Raising the Issue of New Issue CMBS TALF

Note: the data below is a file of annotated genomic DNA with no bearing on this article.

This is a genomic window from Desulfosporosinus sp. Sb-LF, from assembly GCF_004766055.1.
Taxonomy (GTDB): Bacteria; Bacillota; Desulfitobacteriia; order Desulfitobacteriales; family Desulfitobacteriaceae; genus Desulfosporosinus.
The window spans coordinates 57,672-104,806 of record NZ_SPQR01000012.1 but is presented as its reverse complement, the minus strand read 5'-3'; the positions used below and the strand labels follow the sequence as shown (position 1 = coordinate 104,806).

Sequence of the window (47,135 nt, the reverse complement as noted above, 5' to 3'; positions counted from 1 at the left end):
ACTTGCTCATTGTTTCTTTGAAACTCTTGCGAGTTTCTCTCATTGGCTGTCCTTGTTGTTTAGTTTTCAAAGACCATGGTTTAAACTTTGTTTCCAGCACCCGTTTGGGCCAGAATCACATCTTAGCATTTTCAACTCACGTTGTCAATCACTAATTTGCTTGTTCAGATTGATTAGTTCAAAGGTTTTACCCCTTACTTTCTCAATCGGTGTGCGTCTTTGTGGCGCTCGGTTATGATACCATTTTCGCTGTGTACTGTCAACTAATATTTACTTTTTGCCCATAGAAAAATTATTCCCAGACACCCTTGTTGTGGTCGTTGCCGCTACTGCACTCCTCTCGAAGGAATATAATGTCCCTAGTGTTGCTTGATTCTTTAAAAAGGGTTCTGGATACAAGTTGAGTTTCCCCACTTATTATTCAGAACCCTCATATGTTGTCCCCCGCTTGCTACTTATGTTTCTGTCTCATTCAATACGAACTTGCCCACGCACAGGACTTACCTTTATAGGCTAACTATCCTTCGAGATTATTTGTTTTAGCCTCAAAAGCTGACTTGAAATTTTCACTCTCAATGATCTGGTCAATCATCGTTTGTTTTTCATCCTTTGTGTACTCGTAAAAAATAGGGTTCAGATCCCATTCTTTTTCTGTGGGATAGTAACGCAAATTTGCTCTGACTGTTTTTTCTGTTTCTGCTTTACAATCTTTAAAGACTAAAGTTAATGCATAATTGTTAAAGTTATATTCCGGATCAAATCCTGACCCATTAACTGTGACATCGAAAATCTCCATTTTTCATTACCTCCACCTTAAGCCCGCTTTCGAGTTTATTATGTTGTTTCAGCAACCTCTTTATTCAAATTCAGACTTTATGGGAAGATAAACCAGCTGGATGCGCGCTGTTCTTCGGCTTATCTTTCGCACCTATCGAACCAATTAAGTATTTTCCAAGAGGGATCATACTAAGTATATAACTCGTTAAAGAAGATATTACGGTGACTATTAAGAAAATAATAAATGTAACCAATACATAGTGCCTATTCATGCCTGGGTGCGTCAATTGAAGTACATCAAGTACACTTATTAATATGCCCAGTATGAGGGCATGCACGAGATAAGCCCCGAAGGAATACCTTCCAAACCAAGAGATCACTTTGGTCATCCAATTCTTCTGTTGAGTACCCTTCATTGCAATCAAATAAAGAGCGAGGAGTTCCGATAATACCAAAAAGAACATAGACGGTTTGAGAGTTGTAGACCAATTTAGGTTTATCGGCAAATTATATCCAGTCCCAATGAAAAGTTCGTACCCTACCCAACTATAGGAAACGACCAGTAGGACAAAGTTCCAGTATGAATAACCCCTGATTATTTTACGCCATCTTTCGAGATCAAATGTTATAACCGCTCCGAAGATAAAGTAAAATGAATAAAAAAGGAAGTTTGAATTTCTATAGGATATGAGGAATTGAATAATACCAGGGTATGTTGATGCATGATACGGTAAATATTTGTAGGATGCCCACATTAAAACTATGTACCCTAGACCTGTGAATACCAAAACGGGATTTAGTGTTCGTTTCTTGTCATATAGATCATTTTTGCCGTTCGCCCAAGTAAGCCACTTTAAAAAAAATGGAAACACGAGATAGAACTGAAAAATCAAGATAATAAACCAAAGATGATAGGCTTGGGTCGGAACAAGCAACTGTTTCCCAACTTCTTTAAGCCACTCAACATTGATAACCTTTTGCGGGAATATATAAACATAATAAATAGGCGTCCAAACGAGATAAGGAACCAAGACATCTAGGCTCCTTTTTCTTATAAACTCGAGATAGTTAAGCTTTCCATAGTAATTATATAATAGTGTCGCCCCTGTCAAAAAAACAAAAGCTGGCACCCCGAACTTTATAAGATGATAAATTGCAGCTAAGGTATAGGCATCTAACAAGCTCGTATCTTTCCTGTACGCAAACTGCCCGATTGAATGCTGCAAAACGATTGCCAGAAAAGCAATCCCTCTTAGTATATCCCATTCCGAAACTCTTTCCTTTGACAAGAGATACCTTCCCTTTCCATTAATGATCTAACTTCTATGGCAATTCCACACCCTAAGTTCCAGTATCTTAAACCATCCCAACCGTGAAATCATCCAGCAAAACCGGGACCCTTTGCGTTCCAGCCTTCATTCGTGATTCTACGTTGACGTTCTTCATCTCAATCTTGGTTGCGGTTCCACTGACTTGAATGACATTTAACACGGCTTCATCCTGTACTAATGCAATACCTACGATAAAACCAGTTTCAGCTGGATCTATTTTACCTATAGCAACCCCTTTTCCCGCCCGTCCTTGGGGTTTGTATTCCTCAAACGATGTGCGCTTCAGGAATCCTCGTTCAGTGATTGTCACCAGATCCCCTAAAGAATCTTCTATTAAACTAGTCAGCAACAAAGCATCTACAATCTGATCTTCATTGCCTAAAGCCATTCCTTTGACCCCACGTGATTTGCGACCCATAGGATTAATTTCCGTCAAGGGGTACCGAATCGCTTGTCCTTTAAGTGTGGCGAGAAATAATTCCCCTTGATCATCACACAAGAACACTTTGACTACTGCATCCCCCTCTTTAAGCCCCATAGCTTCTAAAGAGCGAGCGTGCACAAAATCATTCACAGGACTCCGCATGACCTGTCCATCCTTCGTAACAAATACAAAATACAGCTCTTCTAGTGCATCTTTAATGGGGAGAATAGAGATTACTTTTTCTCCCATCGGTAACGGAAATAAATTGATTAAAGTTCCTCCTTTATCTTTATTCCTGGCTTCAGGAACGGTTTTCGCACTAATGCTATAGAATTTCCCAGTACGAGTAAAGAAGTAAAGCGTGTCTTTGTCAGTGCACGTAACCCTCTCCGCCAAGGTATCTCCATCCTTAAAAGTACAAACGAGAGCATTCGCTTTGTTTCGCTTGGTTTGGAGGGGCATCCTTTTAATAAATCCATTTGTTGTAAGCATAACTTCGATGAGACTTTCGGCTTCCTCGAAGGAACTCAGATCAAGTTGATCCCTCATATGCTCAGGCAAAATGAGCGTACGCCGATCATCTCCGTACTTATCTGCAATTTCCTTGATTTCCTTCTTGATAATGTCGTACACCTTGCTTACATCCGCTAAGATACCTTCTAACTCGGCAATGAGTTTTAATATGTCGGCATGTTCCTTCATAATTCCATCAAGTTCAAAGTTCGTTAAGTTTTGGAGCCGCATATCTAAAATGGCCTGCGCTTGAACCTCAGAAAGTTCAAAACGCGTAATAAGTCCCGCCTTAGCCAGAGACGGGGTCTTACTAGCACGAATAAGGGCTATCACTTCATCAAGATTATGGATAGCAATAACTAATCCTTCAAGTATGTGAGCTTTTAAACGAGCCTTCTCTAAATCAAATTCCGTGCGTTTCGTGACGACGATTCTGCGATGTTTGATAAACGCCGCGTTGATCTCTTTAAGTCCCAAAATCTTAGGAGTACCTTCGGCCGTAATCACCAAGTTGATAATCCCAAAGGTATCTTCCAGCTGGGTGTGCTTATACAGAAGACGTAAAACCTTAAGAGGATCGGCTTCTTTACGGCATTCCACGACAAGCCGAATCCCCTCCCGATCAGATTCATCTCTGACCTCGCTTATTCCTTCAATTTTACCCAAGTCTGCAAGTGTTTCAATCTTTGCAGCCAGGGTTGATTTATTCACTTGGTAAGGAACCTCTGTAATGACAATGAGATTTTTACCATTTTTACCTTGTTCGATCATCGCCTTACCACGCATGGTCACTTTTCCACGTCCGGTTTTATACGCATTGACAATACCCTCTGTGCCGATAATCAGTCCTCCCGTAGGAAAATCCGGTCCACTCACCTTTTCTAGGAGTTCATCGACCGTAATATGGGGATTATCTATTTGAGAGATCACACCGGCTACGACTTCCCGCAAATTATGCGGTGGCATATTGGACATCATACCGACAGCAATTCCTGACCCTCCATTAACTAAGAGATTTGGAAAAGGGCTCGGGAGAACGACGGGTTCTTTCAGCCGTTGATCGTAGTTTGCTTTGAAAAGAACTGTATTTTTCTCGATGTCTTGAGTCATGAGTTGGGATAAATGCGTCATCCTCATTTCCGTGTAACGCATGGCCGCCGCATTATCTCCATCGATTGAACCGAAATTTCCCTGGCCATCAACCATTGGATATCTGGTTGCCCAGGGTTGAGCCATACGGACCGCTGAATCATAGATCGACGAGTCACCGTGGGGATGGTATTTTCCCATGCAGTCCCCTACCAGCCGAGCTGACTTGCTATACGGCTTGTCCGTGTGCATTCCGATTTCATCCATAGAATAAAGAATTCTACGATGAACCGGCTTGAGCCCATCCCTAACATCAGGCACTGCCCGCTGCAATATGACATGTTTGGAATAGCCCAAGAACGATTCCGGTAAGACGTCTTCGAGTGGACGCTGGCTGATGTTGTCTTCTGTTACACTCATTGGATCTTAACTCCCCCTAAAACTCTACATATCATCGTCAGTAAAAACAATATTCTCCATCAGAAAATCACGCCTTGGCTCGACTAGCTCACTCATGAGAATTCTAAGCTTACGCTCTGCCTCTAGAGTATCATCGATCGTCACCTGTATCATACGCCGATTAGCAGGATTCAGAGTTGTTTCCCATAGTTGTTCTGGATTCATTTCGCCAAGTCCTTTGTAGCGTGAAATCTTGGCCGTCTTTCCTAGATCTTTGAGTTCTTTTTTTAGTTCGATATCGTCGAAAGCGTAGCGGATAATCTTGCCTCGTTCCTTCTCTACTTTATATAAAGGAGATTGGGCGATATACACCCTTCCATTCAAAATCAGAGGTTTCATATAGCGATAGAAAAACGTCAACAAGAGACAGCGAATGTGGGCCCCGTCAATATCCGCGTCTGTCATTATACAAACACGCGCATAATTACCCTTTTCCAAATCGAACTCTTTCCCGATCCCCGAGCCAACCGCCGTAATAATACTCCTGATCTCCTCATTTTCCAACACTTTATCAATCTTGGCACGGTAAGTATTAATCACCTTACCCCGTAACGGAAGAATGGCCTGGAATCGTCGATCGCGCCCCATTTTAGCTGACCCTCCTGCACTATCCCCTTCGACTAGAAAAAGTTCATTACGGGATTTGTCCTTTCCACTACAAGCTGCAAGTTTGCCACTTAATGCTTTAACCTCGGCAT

As the Federal Open Market Committee met this week and determined it would begin slowing down its Treasury purchases, an emerging consensus within the securitization industry is instead calling for an extension rather than an easing of a particular liquidity program. The Federal Reserve initiated the Term Asset-Backed Loan Facility (TALF) program to stimulate lending by allowing private investors to purchase securities with a matching government investment. The reach of the program into commercial mortgage-backed securities (CMBS) aimed to aid price discovery and provide liquidity for the commercial mortgage market, which faces a credit crisis of its own. The TALF facility set up for legacy CMBS received bids for nearly $670m in July, but the new-issue CMBS TALF facility experienced a slower start. Industry sources agree there will be a growing emphasis on whether the Fed will extend the legacy and new-issue CMBS TALF facilities into 2010. Craig Lieberman, managing director at NewOak Capital and a co-head of commercial real estate there, says the new issue branch will need the extension. “With no news of conduit origination and only single borrower deals in the pipeline, it appears to me that the deadline for TALF-eligible new issue CMBS is going to have to be extended in order for it to have any positive impact,” Lieberman says in market commentary. “Given that most banks have yet to staff back up and the time that it takes to originate, underwrite and securitize a commercial mortgage loan, I think that it’s unlikely that we’ll see any traditional new issue fusion transaction come to market before next year.” He adds, “In order for the program to achieve its desired outcome, it should be extended into next year, and should probably be done sooner rather than later.” Lisa Pendergast, a managing director at Jefferies & Co., agrees it’s ikely the Fed will extend the new issuance TALF program for CMBS, which is newer, hasn’t seen as much traction yet and addresses the credit fundamental concerns in the market. She tells HousingWire the legacy CMBS program, on the other hand, has already improved the standing of holders of CMBS securities as it has tightened spreads in the secondary CMBS market dramatically. “The legacy program is creating transparency as to  where new-issue CMBS bonds may clear,” she says. “Moreover, it certainly stabilized spreads at tighter levels and more importantly helped the balance sheets of CMBS investors  who bought these bonds new issue at substantially tighter spreads. In some cases, these bonds were purchased at par, fell to a dollar price of $50, and have rebounded since to $90.” The tightening in CMBS spreads has improved the performance of CMBS portfolios, which ultimately positions CMBS investors  to better support a new-issue CMBS market when it arrives. “The challenge to the Federal Reserve,” Pendergast concludes, “is to try to stimulate the origination of commercial mortgages, keeping in mind the many challenges posed by the sector, including a lending environment in which credit fundamentals continue to deteriorate and the almost impossible task of efficiently hedging a pool of commercial mortgages during the aggregation stage prior to securitization.” Pendergast also says the Fed may see the way that spreads have tightened so far and decide it has done its job and should allocate resources to where there’s more pain to address, such as new commercial real estate lending. The risk in such a scenario, of course, is spreads may gap back out in the absence of a legacy CMBS TALF facility. Write to Diana Golobay.

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